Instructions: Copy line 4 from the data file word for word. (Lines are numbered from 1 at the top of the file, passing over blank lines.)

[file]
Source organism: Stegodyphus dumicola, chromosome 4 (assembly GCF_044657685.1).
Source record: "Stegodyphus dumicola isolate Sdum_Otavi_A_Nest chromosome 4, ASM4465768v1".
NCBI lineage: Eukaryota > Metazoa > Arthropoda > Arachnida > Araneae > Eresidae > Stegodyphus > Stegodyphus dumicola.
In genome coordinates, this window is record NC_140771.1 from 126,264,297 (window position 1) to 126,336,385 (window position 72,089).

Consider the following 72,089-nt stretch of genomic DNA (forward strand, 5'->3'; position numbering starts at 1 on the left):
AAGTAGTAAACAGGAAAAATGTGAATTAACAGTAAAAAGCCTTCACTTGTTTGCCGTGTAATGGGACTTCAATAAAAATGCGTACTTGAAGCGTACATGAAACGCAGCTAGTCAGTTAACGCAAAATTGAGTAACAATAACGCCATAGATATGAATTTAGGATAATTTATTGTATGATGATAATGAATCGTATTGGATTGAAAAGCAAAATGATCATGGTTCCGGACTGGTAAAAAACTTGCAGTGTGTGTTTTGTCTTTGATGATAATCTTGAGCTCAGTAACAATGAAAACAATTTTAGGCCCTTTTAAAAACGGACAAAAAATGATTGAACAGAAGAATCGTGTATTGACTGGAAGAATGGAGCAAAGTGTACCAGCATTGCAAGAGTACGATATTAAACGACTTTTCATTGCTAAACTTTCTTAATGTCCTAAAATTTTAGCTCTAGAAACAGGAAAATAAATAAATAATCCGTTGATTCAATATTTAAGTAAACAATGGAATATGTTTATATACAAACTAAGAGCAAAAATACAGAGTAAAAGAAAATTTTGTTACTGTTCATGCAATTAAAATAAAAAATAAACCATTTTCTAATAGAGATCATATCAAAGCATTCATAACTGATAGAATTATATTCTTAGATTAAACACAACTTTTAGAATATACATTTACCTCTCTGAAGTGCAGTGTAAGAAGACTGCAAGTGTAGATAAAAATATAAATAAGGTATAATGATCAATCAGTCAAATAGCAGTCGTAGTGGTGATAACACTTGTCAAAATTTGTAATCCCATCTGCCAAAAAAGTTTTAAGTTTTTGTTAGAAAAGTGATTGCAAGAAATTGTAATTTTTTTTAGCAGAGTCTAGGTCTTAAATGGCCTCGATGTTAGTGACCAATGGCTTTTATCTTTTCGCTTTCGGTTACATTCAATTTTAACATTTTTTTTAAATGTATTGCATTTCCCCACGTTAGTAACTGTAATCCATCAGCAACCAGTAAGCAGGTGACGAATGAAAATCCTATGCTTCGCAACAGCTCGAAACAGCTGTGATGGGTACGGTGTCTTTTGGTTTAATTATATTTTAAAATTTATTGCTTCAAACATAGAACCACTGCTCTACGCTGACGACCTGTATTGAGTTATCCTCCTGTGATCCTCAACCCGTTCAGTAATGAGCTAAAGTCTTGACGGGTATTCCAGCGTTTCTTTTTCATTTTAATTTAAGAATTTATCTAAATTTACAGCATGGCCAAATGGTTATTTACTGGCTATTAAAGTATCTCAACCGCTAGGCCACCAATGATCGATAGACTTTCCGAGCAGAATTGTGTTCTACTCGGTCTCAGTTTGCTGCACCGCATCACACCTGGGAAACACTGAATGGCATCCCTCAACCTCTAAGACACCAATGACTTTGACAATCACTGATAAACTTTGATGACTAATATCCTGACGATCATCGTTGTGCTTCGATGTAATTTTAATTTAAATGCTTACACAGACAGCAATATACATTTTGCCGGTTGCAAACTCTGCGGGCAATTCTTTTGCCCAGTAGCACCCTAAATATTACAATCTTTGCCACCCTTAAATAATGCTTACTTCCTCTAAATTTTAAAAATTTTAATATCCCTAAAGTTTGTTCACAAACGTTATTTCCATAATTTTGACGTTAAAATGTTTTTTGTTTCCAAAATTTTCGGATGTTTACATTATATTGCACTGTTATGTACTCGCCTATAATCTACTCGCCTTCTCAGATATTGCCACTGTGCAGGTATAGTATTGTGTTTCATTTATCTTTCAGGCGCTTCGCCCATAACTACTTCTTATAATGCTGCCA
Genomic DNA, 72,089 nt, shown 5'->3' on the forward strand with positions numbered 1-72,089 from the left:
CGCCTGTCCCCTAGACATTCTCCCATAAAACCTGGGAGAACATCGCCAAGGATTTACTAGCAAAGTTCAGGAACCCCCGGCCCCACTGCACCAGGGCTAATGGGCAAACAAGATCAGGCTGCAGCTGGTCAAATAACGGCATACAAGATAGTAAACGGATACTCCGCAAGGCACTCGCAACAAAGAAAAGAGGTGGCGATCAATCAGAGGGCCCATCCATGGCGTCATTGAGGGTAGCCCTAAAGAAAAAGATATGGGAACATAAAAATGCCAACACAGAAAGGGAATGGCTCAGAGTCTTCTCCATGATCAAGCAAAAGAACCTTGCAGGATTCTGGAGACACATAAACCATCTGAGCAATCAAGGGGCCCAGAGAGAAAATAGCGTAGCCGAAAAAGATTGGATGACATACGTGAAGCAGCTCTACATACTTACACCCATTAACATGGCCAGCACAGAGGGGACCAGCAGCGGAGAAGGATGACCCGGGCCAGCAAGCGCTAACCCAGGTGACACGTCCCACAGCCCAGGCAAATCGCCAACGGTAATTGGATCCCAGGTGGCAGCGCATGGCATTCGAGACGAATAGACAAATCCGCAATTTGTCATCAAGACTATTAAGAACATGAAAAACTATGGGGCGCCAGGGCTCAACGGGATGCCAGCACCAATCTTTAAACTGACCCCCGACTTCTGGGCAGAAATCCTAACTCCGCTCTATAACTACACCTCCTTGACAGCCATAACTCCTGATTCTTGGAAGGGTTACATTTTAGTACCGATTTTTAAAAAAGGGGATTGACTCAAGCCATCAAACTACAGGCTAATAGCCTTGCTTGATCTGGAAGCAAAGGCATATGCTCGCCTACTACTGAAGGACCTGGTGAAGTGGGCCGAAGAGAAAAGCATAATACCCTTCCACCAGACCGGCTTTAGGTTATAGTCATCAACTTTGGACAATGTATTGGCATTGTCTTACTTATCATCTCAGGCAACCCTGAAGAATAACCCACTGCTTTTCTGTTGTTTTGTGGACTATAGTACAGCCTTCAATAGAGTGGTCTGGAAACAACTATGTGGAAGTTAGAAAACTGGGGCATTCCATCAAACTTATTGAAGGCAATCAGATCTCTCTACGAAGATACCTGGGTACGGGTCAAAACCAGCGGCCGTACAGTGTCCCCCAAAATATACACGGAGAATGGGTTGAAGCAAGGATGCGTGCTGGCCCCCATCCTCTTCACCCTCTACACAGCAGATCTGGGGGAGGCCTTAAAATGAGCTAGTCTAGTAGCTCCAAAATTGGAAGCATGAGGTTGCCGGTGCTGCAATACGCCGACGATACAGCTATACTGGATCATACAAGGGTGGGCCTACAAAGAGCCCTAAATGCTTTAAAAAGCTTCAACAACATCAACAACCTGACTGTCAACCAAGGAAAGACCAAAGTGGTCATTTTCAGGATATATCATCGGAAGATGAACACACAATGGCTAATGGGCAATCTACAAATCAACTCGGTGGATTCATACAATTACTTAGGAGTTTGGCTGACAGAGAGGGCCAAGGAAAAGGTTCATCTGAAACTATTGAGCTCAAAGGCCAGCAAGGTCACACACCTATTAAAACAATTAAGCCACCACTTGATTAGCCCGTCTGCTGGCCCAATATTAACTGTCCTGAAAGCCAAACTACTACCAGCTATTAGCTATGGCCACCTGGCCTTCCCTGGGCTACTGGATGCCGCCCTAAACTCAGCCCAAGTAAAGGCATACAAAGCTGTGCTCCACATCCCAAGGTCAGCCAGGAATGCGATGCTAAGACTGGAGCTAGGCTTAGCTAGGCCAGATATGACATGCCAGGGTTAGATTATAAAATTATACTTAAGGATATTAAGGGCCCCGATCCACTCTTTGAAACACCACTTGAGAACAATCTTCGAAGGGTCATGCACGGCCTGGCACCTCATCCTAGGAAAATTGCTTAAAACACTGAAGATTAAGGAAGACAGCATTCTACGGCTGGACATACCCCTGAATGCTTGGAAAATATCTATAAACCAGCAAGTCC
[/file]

In genome coordinates, this window is record NC_140771.1 from 126,264,297 (window position 1) to 126,336,385 (window position 72,089).